It cannot be repeated often enough: same – sex affectional orientation is entirely natural, is not some kind of “disease”, and cannot be “cured”.
It’s good news that a Swiss bishop who claimed the opposite last week, has clearly seen enough of a backlash against his remarks, that he’s now issued an apology – but it’s not at all clear to me that he’s made things any better.
As reported by Gay Star News, this is the “apology”:
21 MAY 2015 | BY ANDREW POTTS
Photo by Diocese of Sion
Bishop of Sion Jean-Marie Lovely says he now regrets saying homosexuals can be ‘cured’ of their sexual orientation through prayer, adding that he only meant people with a partial homosexual inclination.
A Catholic bishop in a French speaking part of Switzerland says he regrets how comments he made about homosexuality have been ‘misunderstood’ after he said that sexual orientation could be ‘cured’ through prayer.
However in an interview with Le Matin newspaper published this week the bishop said that his comments had been misunderstood and he regretted that.
‘I never wanted to hurt or stigmatize anyone,’ Bishop Lovely said.
‘I don’t consider homosexuality to be an illness. But I do know people whose homosexual tendencies were fleeting, without claiming this is the case for everyone.
via Gay Star News.
So far, so good – up to a point, if one rather generously assumes that what he is referring to as people with “fleeting homosexual tendencies” are straight people, tempted by homosexual adventures. (There is a school of thought which suggests that these are the people apparently condemned by Paul in Romans 1, and not those who are naturally gay).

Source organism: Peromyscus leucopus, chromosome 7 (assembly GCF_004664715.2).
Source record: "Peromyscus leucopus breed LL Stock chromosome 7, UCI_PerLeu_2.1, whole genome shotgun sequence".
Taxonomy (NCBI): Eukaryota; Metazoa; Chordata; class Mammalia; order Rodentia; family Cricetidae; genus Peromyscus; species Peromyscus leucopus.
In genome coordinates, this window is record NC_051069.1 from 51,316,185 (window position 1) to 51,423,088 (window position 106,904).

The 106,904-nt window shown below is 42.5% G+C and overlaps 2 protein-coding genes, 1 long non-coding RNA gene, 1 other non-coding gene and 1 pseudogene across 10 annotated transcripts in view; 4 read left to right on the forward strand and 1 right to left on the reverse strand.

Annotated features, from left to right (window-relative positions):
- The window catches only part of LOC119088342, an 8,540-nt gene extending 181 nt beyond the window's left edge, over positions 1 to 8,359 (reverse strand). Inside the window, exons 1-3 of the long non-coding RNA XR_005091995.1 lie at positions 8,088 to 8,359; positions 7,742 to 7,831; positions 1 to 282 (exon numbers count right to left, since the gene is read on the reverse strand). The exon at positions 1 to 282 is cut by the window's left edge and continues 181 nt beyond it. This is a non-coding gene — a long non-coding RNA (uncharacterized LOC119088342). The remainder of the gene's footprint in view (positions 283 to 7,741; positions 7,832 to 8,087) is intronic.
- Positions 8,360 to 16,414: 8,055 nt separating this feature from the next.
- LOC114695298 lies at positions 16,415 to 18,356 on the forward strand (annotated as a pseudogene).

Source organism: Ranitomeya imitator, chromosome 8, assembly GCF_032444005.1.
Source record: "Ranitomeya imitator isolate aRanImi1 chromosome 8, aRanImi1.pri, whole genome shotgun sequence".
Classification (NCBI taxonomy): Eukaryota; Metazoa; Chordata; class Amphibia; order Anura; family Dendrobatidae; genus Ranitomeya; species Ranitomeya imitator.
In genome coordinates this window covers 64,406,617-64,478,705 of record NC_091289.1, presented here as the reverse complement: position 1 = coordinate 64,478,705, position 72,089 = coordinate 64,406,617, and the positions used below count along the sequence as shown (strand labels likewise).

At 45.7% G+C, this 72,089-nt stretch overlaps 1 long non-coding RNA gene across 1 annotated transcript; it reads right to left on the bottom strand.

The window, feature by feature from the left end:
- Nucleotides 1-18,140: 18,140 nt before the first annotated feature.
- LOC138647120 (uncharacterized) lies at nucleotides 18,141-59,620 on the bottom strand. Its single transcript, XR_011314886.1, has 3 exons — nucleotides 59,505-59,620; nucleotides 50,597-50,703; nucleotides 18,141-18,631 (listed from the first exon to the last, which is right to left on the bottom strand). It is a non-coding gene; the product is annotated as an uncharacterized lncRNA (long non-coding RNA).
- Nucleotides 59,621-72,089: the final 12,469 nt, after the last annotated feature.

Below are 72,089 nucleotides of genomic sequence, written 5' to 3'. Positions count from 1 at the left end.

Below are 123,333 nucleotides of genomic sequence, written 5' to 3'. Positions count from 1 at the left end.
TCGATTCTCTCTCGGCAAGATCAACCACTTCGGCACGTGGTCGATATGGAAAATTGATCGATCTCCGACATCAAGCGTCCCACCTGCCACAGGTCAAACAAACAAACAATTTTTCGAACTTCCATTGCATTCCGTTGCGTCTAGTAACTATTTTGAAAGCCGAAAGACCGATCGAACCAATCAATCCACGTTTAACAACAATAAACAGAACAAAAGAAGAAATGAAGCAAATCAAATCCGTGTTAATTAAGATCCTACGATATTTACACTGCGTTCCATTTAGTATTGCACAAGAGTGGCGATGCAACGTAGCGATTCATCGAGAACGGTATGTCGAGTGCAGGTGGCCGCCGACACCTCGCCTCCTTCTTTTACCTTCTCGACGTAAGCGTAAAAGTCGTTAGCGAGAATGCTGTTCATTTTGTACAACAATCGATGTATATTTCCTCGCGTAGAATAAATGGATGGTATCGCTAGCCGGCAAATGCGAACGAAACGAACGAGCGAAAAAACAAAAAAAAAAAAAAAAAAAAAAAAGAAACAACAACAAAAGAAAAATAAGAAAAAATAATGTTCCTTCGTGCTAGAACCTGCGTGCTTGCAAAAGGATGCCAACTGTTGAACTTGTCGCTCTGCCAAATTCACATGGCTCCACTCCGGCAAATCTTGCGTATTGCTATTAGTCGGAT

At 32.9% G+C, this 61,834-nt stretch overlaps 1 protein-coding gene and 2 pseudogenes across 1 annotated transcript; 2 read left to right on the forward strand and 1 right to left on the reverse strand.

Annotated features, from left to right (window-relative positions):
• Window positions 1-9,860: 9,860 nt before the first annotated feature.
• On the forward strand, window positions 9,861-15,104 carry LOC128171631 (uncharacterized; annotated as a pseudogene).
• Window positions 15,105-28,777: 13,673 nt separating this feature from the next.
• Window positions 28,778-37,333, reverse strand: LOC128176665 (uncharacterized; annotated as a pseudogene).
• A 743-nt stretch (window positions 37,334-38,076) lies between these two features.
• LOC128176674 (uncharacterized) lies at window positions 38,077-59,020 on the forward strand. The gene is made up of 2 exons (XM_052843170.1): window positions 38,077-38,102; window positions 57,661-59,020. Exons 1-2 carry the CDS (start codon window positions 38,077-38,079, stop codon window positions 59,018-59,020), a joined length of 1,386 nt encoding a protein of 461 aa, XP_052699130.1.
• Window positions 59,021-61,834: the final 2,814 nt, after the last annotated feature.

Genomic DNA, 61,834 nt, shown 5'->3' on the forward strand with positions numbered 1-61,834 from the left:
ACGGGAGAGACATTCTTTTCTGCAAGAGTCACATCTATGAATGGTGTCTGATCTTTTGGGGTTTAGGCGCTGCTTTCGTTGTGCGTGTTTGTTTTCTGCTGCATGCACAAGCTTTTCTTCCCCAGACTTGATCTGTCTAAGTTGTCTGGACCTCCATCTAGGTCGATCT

But to my mind, this makes things much worse – unless the original French has been seriously lost in translation. (I’m attempting to track down an original source).
I used the term “cure” for a person who was homosexual and who talks in these terms about his personal experience.’
Here’s the original French for the questionable sentence (translated by Gay Star as above. The Google translation is almost identical).
J’ai emprunté le terme de «guérison» à une personne qui était homosexuelle et qui parle en ces termes de son expérience personnelle.
In the full text of his clarification, Bishop Lovey insists that he never intended to hurt or offend anyone, points out quite correctly that in the original interview he clearly stated that homosexualiy is NOT a disease, and that the broader context of the interview had been to encourage a welcome for “homosexuals” in the Church. Yet even in his attempted apology, he once again used the word “cure”, which he said he had used specifically with reference to “a person who was homosexual and who talks in these terms about his personal experience”.
So if a “cure” is not appropriate for homosexuals in general, because it is not a disease, then when exactly does it become appropriate? It seems that his distinction applies to one who “talks in these terms about his personal experience”, which I suspect is a reference to those who are honest enough to identify openly as gay. We should also note that while it is certainly true that in his original interview, he denied that homosexuality is a disease – but he coupled this with a scarcely less offensive rider. Replying to the question, “For you, so it is a disease?” his answer was
No, it is a weakness of nature.
This second statement he did not retract, nor has he retracted his earlier claim that “psychological cures exist” (in French “Des guérisons psychologiques existent. L’homosexualité peut être guérie.”)